Duties of Capital Trial Counsel Under the California 'Death Penalty Reform and Savings Act of 2016'

Forthcoming: 53 Criminal Law Bulletin (3) (May/June 2017)

47 Pages Posted: 8 Dec 2016 Last revised: 18 Dec 2016

Date Written: December 15, 2016

Abstract

Every trial lawyer who is handling a capital case in California or who has handled a capital case for which the decision of the California Supreme Court is not final on a pending habeas corpus petition, needs to be aware of certain specific duties and strategies required by The Death Penalty Reform and Savings Act of 2016, Proposition 66, enacted by the voters on November 8, 2016. The Act imposes new duties on capital trial counsel following a judgment of death, will require more prompt discharge of other duties and may even present an opportunity. While the article focuses on trial counsel, post-conviction counsel will need to be familiar with much of this same information to both effectively work with trial counsel, to seamlessly raise issues and, eventually, to evaluate trial counsel’s conduct.

Trial counsel’s new duties include the duty to proactively assert herself as counsel of record after judgment by objecting and engaging in strategies in the trial court in response to the Act. Trial counsel will have to advise her client during a difficult period and, when habeas counsel is appointed, work closely with that counsel to investigate and file a petition for a writ of habeas corpus. The duty to object, the duty to engage in strategies to protect the client and the duty to counsel the client must be commenced in the trial court by trial counsel as soon as there is a judgment of death. These duties will also extend to cases which may be transferred to the Superior Court by the California Supreme Court. In addition, immediately upon appointment of habeas counsel and throughout the entire course of the habeas proceedings, counsel will have a more urgent duty than she did pre-Act to be available and responsive to assist habeas counsel.

Objections must be made to the Act on statutory grounds as well as both California and United States Constitutional grounds. Some of the objections will be systemic and others will be case specific. There are reasons for the trial court, or, eventually, the higher courts, to find the Act inoperable, unconstitutional or otherwise to stay or delay the process. The Act is inoperable because it is not self-executing and because it is unfunded. The Act is unconstitutional because it violates the right to habeas corpus, interferes with the jurisdiction of the courts generally and specifically regarding capital cases, violates the separation of powers and the single subject rule and, if applied retroactively, violates the ex post facto clause. The Act also contributes to the overall unconstitutionality of the flawed capital punishment system in California.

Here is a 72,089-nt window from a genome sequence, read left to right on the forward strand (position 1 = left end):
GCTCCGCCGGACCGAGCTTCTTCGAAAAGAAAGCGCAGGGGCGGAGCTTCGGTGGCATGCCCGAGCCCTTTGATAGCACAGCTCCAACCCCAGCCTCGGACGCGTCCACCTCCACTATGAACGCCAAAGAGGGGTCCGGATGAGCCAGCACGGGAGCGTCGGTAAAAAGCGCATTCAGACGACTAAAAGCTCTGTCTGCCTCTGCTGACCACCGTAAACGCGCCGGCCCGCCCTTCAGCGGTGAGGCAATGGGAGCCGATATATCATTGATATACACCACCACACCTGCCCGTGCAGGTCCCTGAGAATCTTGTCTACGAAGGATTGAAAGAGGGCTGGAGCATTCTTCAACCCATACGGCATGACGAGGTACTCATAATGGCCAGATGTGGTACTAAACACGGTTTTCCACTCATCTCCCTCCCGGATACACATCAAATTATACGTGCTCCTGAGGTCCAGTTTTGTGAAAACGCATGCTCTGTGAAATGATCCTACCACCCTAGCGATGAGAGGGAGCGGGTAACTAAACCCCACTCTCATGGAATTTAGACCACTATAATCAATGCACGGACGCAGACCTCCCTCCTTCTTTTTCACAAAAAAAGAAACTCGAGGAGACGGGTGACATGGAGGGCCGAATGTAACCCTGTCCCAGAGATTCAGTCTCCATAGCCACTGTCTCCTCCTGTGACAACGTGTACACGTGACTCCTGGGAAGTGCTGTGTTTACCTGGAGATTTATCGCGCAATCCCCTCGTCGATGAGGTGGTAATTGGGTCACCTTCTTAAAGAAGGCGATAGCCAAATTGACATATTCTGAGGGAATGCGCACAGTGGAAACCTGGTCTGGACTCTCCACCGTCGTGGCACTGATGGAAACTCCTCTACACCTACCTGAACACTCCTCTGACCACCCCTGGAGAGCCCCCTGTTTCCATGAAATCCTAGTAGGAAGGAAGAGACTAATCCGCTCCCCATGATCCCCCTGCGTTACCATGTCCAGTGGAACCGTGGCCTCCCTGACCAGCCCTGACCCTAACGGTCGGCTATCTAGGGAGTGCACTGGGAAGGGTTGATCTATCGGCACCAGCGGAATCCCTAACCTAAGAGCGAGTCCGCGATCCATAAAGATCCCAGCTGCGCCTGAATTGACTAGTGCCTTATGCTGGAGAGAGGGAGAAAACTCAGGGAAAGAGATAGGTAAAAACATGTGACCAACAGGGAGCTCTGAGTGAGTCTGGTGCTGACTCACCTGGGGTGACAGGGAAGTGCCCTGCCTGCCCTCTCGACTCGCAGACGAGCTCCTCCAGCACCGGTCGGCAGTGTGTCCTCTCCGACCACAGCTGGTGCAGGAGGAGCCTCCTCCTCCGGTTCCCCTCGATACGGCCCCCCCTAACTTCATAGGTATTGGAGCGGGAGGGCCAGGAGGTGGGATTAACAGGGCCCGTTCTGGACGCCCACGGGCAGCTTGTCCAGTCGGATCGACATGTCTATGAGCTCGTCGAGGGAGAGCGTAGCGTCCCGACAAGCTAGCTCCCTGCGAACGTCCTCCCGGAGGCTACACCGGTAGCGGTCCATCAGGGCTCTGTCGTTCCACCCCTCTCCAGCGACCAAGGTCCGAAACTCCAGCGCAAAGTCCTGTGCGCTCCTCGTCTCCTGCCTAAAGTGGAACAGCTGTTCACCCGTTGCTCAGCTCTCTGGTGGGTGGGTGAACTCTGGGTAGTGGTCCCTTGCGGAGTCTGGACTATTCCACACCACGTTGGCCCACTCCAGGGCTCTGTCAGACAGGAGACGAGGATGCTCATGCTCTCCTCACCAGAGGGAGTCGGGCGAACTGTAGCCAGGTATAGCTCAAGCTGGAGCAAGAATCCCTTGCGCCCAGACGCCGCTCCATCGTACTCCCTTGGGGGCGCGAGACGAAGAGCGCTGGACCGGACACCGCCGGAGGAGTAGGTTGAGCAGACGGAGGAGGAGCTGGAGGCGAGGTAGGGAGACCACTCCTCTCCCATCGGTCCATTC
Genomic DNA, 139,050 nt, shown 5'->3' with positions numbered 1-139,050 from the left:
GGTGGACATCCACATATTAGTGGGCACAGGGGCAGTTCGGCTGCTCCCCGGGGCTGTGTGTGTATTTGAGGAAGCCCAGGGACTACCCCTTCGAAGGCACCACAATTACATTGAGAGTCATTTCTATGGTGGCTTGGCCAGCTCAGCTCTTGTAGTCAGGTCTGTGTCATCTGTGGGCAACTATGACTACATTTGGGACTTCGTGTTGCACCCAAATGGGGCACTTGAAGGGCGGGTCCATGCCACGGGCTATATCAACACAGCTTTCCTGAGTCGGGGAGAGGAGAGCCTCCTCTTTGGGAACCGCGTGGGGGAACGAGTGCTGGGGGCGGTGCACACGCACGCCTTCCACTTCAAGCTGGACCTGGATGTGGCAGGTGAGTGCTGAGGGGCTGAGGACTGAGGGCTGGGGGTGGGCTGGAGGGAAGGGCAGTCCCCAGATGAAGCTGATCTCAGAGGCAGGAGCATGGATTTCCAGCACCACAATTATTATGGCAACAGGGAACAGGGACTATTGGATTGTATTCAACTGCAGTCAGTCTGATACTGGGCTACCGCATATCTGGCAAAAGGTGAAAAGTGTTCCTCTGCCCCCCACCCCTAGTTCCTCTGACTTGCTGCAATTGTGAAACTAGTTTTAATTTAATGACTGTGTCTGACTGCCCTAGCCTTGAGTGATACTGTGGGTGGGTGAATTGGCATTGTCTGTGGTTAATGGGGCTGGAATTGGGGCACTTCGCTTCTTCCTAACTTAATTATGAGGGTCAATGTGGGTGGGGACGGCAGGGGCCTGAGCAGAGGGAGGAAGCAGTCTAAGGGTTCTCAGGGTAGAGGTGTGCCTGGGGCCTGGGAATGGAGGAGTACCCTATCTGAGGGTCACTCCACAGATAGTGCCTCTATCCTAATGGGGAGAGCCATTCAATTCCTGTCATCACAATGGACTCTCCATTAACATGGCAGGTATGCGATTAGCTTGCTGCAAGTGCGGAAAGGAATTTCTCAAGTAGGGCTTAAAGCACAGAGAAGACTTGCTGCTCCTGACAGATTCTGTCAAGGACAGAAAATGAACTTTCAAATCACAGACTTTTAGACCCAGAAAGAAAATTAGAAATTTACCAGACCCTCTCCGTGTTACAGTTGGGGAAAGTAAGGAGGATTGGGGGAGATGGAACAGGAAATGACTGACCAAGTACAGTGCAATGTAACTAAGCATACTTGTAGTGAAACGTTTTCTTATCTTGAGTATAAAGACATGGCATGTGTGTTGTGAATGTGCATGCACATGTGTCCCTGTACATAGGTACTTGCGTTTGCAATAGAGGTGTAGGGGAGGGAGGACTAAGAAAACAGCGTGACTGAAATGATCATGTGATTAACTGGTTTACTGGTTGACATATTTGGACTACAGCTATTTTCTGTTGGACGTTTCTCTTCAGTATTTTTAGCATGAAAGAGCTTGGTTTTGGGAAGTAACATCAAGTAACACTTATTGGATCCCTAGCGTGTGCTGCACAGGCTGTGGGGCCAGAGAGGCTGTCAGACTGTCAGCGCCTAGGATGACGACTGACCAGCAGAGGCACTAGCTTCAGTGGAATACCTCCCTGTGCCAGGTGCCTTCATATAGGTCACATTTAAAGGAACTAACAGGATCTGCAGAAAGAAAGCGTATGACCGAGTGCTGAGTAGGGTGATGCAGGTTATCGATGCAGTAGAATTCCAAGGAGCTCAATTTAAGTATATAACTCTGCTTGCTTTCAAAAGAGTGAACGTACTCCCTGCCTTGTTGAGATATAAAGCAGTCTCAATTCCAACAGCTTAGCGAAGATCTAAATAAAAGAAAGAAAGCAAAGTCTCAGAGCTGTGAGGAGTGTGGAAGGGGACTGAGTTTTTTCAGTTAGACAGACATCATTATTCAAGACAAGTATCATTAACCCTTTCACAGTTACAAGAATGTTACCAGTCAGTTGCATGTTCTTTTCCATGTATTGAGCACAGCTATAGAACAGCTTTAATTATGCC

Under the Act, trial counsel must also take specific action regarding the “offer” of counsel by the trial judge and the “orders” made pursuant to the “offer.” Strategically, delay in implementation of the “offer” and the orders pursuant thereto may be required to assure appointment of qualified counsel, to avoid the premature commencement of the habeas filing limitation and to allow trial counsel to prepare the files, materials and record necessary for habeas counsel to commence work. Trial counsel will have a duty to advise the client regarding the client’s rights following the “offer” which will be critical in light of the trial judge’s apparent power to make a finding that the client has waived habeas counsel, potentially forever.

Finally, trial counsel will have to make critical decisions and will have an important role regarding any potential claims of actual innocence or ineligibility of the client for execution. For instance, trial counsel must decide with the client and habeas counsel what information will or will not be disclosed and what litigation strategy will be employed to resist waiver of privileges that purport to be compelled under the Act. Finally, if there are grounds for factual innocence or ineligibility for the sentence of death, trial counsel must work with habeas counsel in presenting them early enough to obtain additional time to file the initial petition, if appropriate.

Keywords: Proposition 66, habeas corpus, capital punishment, death penalty, defense counsel, trial lawyer, trial counsel, criminal, post-conviction

JEL Classification: K14, K40, K42

Suggested Citation

Sanger, Robert M., Duties of Capital Trial Counsel Under the California 'Death Penalty Reform and Savings Act of 2016' (December 15, 2016). Forthcoming: 53 Criminal Law Bulletin (3) (May/June 2017). Available at SSRN: https://ssrn.com/abstract=2882400 or http://dx.doi.org/10.2139/ssrn.2882400

Robert M. Sanger (Contact Author)

Santa Barbara College of Law ( email )

20 East Victoria Street
Santa Barbara, CA 93101
United States
8059624887 (Phone)

HOME PAGE: http://www.sangerswysen.com

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